Oil slumps to 11-month low as China COVID unrest rattles markets
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By Ambar Warrick
Investing.com-- Oil prices fell sharply to a near 11-month low on Monday as escalating protests in several major Chinese cities ramped up concerns over increased economic disruptions in the world’s largest crude importer,
Brent oil futures dropped 2.6% to $74.31 a barrel in early Asian trade, while West Texas Intermediate crude futures sank 2.4% to $81.69 a barrel. Both contracts extended sharp declines from last week and were trading at their weakest level since early-January.
Civil unrest broke out in several major Chinese cities over the weekend, as a growing number of civilians took to the streets to express their discontent with the country’s strict zero-COVID policy.
The protests come in the wake of new COVID-related restrictions introduced over the past two months, as China once again grapples with record-high daily infections. This has also battered crude markets with the prospect of weakening demand in the world’s largest oil importer.
The country’s crude imports have fallen steadily this year, showing few signs of recovery. Increased oil export quotas in the country also indicate that local consumption remains weak.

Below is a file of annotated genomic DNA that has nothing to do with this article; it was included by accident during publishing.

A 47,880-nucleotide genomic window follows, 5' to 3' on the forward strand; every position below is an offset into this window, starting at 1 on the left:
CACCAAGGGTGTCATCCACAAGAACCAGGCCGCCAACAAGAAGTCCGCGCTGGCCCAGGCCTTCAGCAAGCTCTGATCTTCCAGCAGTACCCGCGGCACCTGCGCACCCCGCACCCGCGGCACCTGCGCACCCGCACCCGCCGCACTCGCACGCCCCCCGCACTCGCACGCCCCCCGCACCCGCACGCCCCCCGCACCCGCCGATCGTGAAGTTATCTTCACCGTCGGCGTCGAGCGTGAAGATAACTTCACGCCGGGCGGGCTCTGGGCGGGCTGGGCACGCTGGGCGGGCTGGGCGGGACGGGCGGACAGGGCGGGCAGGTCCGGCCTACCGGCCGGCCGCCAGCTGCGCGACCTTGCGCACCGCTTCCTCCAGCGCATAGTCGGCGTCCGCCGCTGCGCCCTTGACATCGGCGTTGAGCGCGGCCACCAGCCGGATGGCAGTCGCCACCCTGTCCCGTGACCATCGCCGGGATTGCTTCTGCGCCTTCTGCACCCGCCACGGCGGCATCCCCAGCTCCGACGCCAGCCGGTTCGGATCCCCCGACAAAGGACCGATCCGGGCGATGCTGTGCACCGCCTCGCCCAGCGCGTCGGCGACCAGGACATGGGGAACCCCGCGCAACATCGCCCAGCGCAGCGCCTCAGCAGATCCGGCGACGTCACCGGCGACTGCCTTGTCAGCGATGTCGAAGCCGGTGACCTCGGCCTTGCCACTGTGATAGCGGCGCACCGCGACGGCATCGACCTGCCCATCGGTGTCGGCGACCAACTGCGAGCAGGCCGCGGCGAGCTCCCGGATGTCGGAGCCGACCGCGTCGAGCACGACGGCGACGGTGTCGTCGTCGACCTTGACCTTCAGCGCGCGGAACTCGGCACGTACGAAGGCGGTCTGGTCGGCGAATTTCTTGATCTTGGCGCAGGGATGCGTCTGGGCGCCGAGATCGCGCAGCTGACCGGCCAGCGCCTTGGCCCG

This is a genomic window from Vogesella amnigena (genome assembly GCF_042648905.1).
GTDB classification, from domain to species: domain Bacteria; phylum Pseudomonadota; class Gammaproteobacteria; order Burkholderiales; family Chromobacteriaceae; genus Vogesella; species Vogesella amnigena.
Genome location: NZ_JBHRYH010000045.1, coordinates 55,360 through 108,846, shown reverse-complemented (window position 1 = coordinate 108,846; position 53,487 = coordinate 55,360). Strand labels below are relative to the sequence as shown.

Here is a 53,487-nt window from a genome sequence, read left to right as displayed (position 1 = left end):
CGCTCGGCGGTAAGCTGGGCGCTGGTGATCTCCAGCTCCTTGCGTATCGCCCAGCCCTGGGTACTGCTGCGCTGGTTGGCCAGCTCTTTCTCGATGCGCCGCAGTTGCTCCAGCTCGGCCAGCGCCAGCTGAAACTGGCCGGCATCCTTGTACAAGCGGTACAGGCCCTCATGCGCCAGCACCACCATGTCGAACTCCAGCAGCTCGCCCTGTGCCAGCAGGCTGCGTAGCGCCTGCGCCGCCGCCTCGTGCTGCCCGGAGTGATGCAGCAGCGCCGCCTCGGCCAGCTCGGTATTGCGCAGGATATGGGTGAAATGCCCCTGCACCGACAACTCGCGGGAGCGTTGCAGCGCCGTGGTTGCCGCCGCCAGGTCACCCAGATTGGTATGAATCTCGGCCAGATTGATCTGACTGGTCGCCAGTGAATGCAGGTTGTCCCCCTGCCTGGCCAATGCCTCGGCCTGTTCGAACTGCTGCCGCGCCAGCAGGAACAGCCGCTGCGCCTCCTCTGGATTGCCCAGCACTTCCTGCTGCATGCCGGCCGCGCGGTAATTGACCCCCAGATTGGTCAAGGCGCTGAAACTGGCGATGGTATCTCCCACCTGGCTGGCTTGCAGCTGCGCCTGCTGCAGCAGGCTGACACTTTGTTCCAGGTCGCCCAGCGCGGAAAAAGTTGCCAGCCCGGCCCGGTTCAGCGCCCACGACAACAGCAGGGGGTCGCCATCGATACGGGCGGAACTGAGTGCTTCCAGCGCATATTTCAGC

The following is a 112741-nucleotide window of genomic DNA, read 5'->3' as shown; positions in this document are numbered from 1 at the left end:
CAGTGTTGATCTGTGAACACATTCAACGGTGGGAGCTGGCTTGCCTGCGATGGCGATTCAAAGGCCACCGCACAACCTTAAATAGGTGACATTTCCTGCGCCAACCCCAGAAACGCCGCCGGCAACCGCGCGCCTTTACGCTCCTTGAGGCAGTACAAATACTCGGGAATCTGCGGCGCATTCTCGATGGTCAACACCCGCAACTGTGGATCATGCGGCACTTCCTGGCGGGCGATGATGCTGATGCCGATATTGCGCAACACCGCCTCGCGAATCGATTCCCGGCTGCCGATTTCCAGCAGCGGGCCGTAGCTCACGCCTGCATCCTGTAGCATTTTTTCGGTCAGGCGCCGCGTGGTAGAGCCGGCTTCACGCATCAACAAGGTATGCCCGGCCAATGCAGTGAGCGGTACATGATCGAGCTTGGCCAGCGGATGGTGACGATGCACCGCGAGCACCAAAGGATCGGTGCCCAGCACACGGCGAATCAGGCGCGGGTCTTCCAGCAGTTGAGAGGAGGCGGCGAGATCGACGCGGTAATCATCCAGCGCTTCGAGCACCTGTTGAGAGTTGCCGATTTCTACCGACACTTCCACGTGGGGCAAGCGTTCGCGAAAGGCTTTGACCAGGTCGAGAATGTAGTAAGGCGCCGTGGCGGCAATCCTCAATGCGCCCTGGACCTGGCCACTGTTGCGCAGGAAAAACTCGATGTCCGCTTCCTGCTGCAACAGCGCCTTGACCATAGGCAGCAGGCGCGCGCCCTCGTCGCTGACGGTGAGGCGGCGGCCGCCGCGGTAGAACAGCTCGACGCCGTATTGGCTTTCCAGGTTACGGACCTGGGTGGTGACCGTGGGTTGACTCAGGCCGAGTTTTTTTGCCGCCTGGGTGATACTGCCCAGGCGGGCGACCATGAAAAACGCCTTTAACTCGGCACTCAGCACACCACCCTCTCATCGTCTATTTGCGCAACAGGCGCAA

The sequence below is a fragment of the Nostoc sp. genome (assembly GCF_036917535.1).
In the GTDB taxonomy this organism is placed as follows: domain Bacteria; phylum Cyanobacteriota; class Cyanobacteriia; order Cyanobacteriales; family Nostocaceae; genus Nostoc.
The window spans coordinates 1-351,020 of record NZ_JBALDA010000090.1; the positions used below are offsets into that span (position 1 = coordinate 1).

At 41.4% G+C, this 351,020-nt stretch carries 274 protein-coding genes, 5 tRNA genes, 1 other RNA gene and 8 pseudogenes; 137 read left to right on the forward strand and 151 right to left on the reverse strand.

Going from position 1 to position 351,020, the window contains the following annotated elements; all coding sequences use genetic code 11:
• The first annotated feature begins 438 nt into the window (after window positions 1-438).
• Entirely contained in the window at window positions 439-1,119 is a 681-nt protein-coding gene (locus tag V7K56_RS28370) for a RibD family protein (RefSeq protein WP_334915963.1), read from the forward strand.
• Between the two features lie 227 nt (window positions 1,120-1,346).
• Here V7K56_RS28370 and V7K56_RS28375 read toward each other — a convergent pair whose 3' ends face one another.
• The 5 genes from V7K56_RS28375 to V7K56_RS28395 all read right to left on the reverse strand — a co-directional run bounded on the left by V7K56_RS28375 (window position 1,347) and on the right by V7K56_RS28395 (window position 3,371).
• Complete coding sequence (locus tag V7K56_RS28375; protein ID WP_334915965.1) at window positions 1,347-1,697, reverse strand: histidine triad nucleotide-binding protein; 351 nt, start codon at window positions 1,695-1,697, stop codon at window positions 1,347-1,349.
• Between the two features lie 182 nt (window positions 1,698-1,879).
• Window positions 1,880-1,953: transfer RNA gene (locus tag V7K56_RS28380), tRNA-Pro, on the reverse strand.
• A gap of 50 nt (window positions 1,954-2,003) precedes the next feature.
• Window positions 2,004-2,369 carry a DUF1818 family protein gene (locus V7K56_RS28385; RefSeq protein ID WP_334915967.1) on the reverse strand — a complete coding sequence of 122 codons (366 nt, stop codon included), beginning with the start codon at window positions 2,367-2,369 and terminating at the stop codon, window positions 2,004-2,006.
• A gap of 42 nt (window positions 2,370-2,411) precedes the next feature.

The recent protests also mark a rare display of civil disobedience rarely seen in China since President Xi Jinping assumed power over a decade ago. His government’s commitment to its strict zero-COVID policy ground economic growth to a halt this year, with data due later this week expected to show a sustained decline.
Crude prices are also under pressure from major importers China and India buying heavily discounted crude from Russia, while Western nations struggle to impose a price cap on Moscow’s oil exports.
On the supply side, focus is also now on an upcoming meeting of the Organization of Petroleum Exporting Countries and its allies (OPEC+), due later this week, for any more production cuts.
The cartel announced a 2 million barrel per day supply cut in October, and vowed more such moves to help support oil prices. Given that prices are trading well below levels that spurred October’s cut, the cartel may trim production further.
Oil prices also took some relief from recent weakness in the dollar, amid growing expectations that the Federal Reserve will raise interest rates at a slower pace in the coming months. This scenario is likely to also help ease concerns over slowing U.S. economic growth.
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